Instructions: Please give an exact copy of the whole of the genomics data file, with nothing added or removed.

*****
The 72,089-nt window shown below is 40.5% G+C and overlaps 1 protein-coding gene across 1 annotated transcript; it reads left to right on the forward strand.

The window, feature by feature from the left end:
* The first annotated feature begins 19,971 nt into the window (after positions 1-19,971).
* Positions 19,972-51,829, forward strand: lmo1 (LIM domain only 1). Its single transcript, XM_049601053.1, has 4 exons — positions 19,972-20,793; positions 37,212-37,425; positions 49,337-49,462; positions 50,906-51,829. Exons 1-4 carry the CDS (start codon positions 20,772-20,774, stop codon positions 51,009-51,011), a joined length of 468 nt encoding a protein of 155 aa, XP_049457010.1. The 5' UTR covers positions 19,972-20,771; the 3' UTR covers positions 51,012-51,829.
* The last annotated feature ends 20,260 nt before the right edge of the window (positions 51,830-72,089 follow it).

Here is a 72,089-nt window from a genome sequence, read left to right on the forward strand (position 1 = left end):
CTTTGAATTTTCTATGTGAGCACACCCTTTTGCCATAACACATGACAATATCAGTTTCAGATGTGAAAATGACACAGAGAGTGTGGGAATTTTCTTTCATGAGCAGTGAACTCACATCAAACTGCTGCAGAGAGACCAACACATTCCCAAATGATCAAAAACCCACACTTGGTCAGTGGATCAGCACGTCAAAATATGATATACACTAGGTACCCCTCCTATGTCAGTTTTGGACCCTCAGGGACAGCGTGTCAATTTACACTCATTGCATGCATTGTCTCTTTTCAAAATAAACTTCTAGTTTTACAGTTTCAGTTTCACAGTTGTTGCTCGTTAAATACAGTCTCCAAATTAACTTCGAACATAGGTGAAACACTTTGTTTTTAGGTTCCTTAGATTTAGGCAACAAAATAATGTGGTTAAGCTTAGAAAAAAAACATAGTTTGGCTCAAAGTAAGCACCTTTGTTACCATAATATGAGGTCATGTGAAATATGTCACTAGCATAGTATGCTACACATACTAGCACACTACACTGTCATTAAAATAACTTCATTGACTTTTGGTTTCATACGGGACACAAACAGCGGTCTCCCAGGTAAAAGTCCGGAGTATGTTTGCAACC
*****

The 72,089-nt window shown below is 40.5% G+C and overlaps 1 protein-coding gene across 1 annotated transcript; it reads left to right on the forward strand.

The window, feature by feature from the left end:
* The first annotated feature begins 19,971 nt into the window (after positions 1-19,971).
* Positions 19,972-51,829, forward strand: lmo1 (LIM domain only 1). Its single transcript, XM_049601053.1, has 4 exons — positions 19,972-20,793; positions 37,212-37,425; positions 49,337-49,462; positions 50,906-51,829. Exons 1-4 carry the CDS (start codon positions 20,772-20,774, stop codon positions 51,009-51,011), a joined length of 468 nt encoding a protein of 155 aa, XP_049457010.1. The 5' UTR covers positions 19,972-20,771; the 3' UTR covers positions 51,012-51,829.
* The last annotated feature ends 20,260 nt before the right edge of the window (positions 51,830-72,089 follow it).

Here is a 72,089-nt window from a genome sequence, read left to right on the forward strand (position 1 = left end):
CTTTGAATTTTCTATGTGAGCACACCCTTTTGCCATAACACATGACAATATCAGTTTCAGATGTGAAAATGACACAGAGAGTGTGGGAATTTTCTTTCATGAGCAGTGAACTCACATCAAACTGCTGCAGAGAGACCAACACATTCCCAAATGATCAAAAACCCACACTTGGTCAGTGGATCAGCACGTCAAAATATGATATACACTAGGTACCCCTCCTATGTCAGTTTTGGACCCTCAGGGACAGCGTGTCAATTTACACTCATTGCATGCATTGTCTCTTTTCAAAATAAACTTCTAGTTTTACAGTTTCAGTTTCACAGTTGTTGCTCGTTAAATACAGTCTCCAAATTAACTTCGAACATAGGTGAAACACTTTGTTTTTAGGTTCCTTAGATTTAGGCAACAAAATAATGTGGTTAAGCTTAGAAAAAAAACATAGTTTGGCTCAAAGTAAGCACCTTTGTTACCATAATATGAGGTCATGTGAAATATGTCACTAGCATAGTATGCTACACATACTAGCACACTACACTGTCATTAAAATAACTTCATTGACTTTTGGTTTCATACGGGACACAAACAGCGGTCTCCCAGGTAAAAGTCCGGAGTATGTTTGCAACC